Europe’s energy crisis worsened this week when Kosovo introduced gradual blackouts for most of its two million citizens, according to Bloomberg.
Kosovo’s Power Distribution Services (KEDS) on Thursday reported two-hour power outages for 2 million people due to an “overload” of its power grid.
KEDS asked customers to reduce power given “insufficient internal production to cover consumption and the global energy crisis”.
The Balkan country, the poorest country in Europe, experienced a technical glitch in its largest coal-fired power plant which had to shut down last month, forcing the government to import electricity at low prices. students.
Simultaneously, Serbia was forced to cut off electricity to its customers, the UK grid operator issued a power supply warning, and the outage of France’s nuclear power plant resulted in a perfect storm of roughing up strain on the mainland grid, resulting in reduced power supply and exorbitant prices.
No surprises in Kosovo’s announcement today of two-hour blackouts for most consumers. It was very clear three months ago that the real crisis was in Eastern Europe, and in particular in the Balkans. The EU was sleeping. Or didn’t care. | #EuropeanEnergyCrisis https://t.co/xFMVE4zxwc
– Javier Blas (@JavierBlas) 23 December 2021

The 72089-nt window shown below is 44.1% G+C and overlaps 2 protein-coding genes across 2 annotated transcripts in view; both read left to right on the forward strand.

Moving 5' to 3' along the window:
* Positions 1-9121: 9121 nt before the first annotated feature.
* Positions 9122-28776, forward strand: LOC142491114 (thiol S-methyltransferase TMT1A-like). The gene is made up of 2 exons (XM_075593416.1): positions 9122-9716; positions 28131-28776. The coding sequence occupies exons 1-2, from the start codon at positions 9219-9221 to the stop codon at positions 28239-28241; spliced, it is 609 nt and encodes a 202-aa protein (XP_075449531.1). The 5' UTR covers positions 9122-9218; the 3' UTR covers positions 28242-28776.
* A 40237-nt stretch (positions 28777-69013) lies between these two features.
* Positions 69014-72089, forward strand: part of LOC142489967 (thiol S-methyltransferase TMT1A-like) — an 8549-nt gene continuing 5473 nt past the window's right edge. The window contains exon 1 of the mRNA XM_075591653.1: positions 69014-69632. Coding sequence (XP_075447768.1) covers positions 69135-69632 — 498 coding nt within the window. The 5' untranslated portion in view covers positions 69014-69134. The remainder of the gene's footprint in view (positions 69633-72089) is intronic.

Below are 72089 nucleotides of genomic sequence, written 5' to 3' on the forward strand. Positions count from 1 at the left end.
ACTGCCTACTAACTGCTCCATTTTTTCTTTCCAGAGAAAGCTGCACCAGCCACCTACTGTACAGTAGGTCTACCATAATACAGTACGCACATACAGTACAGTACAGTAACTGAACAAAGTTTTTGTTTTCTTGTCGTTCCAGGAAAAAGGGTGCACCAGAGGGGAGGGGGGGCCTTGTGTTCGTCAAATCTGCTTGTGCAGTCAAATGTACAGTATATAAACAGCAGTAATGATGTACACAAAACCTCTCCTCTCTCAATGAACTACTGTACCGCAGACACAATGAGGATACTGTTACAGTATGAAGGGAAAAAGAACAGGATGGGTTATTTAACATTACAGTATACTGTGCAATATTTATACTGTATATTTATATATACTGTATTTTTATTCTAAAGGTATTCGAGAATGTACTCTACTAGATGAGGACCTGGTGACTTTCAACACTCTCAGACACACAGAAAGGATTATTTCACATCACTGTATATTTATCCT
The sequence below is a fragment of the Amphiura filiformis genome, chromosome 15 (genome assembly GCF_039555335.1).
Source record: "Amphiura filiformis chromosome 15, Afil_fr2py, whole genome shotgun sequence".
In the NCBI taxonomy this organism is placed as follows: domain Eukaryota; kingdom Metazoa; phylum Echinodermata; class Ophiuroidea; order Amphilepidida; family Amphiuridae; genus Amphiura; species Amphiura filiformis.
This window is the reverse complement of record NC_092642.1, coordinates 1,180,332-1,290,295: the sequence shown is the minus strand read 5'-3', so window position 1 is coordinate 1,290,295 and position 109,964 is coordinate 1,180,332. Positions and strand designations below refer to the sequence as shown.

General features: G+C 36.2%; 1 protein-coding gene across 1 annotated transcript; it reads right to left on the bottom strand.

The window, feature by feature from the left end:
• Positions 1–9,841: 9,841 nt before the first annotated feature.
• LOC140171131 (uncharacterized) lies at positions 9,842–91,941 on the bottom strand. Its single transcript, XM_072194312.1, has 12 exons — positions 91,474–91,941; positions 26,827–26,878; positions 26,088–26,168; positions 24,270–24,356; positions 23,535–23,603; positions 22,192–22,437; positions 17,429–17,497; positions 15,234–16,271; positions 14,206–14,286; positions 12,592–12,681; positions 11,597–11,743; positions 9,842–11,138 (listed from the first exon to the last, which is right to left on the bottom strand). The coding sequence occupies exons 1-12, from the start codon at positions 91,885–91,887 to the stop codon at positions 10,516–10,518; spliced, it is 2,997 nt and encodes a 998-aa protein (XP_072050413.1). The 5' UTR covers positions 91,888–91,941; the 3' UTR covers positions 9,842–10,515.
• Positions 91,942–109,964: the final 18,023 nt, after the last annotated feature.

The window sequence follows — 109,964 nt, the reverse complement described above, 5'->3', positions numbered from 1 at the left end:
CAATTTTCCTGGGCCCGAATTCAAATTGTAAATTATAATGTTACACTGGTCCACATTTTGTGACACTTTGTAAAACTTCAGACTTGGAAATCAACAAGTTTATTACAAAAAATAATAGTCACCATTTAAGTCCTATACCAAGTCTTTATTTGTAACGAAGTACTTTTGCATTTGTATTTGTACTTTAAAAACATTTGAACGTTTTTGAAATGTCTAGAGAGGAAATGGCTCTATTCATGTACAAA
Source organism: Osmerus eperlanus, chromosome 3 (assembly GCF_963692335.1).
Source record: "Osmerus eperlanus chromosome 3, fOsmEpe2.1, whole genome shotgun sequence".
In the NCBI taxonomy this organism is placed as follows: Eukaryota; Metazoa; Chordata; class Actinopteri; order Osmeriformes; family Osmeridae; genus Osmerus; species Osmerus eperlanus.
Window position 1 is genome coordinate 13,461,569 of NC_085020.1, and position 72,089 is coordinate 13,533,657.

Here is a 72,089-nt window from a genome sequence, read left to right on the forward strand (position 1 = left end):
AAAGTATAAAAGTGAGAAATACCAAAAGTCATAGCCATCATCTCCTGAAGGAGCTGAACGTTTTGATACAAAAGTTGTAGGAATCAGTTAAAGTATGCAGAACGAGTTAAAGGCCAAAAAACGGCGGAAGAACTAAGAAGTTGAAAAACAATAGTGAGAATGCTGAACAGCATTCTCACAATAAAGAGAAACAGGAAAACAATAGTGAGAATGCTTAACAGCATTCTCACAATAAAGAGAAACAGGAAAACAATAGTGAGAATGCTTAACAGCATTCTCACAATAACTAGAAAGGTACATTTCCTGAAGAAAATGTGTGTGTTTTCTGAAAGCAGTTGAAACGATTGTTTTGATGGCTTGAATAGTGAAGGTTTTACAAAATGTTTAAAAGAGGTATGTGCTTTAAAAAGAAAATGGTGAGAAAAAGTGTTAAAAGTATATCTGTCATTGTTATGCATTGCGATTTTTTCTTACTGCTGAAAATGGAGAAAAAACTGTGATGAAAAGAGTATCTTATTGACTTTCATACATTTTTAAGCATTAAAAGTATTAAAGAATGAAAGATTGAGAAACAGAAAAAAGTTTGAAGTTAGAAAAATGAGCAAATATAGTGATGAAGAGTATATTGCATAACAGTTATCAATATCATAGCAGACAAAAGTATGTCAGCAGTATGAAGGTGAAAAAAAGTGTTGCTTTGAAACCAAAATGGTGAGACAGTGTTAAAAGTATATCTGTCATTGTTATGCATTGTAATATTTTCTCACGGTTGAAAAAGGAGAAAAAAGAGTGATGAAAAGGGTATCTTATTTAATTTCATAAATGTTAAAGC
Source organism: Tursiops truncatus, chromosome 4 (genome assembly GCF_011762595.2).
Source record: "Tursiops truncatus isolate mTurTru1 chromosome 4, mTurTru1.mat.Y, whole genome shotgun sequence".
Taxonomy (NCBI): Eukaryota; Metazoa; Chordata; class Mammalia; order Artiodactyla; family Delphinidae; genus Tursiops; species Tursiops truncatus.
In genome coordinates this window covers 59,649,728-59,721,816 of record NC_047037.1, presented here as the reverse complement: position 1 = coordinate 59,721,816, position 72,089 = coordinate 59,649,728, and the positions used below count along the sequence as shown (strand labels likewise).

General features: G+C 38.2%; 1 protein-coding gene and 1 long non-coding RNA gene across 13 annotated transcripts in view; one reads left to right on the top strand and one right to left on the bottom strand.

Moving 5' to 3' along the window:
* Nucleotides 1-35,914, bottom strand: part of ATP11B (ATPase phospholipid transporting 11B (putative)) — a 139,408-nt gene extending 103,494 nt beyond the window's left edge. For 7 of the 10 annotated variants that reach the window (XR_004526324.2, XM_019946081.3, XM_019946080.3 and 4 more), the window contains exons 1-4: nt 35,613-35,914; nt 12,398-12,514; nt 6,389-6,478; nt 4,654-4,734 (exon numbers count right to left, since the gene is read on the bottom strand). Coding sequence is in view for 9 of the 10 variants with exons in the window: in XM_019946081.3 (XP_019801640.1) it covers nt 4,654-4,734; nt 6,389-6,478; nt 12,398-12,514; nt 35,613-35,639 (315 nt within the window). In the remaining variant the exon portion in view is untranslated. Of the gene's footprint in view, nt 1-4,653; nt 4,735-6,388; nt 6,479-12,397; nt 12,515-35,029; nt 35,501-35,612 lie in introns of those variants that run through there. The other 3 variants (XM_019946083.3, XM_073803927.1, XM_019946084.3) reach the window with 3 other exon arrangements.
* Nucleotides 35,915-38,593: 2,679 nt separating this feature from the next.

Last week, Kosovo’s Economy Minister Artane Rizvanolli said the shutdown of the country’s main coal-fired power plant had exacerbated the energy crisis. He said imports of electricity were “extremely expensive”.
Data from the Entso-E grid shows that electricity imports from Albania, Serbia, Montenegro and North Macedonia fell from 750 megawatts on Wednesday to around 469 megawatts on Thursday.
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Jeremy Weir, CEO of commodities trader Trafigura Group, has warned that more European countries could face power outages in the event of a harsh winter.
Eleven European associations (from the steel industry to fertilizers, including cement and paper mills) posted a memo Thursday, indicating that energy-hungry companies are paying “unbearably high energy prices” that could force them to shut down operations.
However, there is good news for the continent, as the first month’s Dutch benchmark gas has plunged 43%, from a peak of 180 euros per megawatt hour to around 102 euros in the last few days as a flotilla US liquefied natural gas (LNG) tankers are heading to the continent in need of fuel.
Another good news is that the weather forecast for Germany will become more favorable. This will help keep a lid on gas prices.
Europe remains caught in its worst energy crisis as some relief is on the way, but the worst may not be over as the northern hemisphere winter has just started.
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